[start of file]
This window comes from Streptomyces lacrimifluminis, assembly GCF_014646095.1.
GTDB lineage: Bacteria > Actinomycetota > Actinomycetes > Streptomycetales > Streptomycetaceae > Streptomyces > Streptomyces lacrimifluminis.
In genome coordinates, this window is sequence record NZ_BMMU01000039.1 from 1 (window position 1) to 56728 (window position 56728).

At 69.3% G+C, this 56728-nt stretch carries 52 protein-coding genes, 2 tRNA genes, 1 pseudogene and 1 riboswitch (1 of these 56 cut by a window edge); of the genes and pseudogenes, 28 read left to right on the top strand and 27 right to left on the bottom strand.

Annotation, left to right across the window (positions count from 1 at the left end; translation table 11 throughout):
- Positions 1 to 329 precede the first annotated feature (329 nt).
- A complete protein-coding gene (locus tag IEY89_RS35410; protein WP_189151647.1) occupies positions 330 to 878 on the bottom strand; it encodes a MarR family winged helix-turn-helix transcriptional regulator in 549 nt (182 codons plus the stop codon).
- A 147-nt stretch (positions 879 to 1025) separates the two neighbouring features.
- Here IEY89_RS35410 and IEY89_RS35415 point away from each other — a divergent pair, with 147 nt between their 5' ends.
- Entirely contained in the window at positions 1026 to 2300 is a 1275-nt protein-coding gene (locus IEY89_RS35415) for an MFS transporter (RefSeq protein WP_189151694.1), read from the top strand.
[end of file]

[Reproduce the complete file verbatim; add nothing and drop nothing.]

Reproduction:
This window comes from Streptomyces lacrimifluminis, assembly GCF_014646095.1.
GTDB lineage: Bacteria > Actinomycetota > Actinomycetes > Streptomycetales > Streptomycetaceae > Streptomyces > Streptomyces lacrimifluminis.
In genome coordinates, this window is sequence record NZ_BMMU01000039.1 from 1 (window position 1) to 56728 (window position 56728).

At 69.3% G+C, this 56728-nt stretch carries 52 protein-coding genes, 2 tRNA genes, 1 pseudogene and 1 riboswitch (1 of these 56 cut by a window edge); of the genes and pseudogenes, 28 read left to right on the top strand and 27 right to left on the bottom strand.

Annotation, left to right across the window (positions count from 1 at the left end; translation table 11 throughout):
- Positions 1 to 329 precede the first annotated feature (329 nt).
- A complete protein-coding gene (locus tag IEY89_RS35410; protein WP_189151647.1) occupies positions 330 to 878 on the bottom strand; it encodes a MarR family winged helix-turn-helix transcriptional regulator in 549 nt (182 codons plus the stop codon).
- A 147-nt stretch (positions 879 to 1025) separates the two neighbouring features.
- Here IEY89_RS35410 and IEY89_RS35415 point away from each other — a divergent pair, with 147 nt between their 5' ends.
- Entirely contained in the window at positions 1026 to 2300 is a 1275-nt protein-coding gene (locus IEY89_RS35415) for an MFS transporter (RefSeq protein WP_189151694.1), read from the top strand.